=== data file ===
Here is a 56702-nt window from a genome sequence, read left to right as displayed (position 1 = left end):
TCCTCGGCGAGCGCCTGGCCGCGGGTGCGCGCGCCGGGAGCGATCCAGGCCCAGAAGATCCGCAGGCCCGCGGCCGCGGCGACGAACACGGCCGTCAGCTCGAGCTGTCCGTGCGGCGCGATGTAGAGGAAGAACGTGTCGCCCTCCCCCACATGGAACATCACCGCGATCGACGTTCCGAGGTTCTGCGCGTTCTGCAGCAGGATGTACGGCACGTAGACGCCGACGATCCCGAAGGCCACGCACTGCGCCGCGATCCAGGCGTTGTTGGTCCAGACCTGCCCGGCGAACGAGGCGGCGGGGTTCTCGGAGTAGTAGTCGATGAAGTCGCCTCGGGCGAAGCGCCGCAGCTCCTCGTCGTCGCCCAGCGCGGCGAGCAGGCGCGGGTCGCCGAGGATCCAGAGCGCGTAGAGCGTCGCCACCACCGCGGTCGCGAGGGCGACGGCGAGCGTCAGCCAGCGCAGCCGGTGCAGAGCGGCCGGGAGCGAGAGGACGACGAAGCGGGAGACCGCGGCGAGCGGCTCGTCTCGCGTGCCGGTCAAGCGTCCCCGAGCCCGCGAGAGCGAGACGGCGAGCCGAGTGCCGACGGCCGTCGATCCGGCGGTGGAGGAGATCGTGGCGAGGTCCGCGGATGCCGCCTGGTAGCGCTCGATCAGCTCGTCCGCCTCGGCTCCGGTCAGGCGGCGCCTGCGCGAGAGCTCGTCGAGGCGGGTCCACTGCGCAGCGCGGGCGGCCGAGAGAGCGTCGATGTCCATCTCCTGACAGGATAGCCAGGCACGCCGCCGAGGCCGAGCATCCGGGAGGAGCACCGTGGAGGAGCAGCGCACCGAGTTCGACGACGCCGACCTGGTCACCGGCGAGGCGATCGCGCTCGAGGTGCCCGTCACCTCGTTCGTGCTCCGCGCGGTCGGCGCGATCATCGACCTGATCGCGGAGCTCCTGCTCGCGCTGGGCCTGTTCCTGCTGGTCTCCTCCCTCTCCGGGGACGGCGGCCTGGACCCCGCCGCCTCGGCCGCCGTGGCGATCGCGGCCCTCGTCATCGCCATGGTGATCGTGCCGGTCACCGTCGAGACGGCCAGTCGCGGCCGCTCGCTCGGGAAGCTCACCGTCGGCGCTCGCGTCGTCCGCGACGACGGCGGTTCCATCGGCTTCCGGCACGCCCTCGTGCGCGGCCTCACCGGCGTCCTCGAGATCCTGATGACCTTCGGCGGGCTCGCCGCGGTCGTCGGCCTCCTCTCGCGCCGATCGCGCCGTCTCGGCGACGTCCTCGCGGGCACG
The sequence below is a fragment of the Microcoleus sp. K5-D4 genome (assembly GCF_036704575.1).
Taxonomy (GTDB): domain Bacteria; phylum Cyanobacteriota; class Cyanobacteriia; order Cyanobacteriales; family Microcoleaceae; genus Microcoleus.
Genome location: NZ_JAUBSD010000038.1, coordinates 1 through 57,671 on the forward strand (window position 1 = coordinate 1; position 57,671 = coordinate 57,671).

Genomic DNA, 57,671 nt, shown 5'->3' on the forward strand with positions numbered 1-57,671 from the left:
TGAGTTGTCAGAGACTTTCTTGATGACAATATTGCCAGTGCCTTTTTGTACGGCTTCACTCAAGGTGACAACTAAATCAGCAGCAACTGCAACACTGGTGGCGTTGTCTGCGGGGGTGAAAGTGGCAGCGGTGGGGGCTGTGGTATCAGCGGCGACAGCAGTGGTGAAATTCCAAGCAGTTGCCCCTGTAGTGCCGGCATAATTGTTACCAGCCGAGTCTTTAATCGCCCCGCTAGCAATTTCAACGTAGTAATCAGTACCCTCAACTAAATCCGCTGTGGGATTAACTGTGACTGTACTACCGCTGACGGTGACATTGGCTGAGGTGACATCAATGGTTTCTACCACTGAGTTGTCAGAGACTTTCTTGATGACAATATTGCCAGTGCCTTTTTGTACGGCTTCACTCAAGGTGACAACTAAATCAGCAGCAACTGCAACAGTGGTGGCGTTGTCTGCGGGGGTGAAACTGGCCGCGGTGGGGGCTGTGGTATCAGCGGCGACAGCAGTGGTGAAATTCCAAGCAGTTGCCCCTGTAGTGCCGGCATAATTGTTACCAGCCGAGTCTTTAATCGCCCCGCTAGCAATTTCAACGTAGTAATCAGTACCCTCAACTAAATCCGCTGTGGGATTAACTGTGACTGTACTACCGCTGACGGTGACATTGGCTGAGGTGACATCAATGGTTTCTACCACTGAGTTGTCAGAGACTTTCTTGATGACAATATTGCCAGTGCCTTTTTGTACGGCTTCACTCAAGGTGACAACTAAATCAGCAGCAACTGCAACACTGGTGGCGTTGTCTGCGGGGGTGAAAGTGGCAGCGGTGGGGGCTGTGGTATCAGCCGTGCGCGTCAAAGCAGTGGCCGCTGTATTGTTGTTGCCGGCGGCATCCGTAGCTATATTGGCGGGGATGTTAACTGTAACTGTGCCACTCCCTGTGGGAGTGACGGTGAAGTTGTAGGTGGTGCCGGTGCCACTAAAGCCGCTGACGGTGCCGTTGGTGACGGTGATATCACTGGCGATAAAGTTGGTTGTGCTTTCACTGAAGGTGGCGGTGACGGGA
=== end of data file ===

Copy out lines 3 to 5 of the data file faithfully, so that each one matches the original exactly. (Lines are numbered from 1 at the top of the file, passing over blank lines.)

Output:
The sequence below is a fragment of the Microcoleus sp. K5-D4 genome (assembly GCF_036704575.1).
Taxonomy (GTDB): domain Bacteria; phylum Cyanobacteriota; class Cyanobacteriia; order Cyanobacteriales; family Microcoleaceae; genus Microcoleus.
Genome location: NZ_JAUBSD010000038.1, coordinates 1 through 57,671 on the forward strand (window position 1 = coordinate 1; position 57,671 = coordinate 57,671).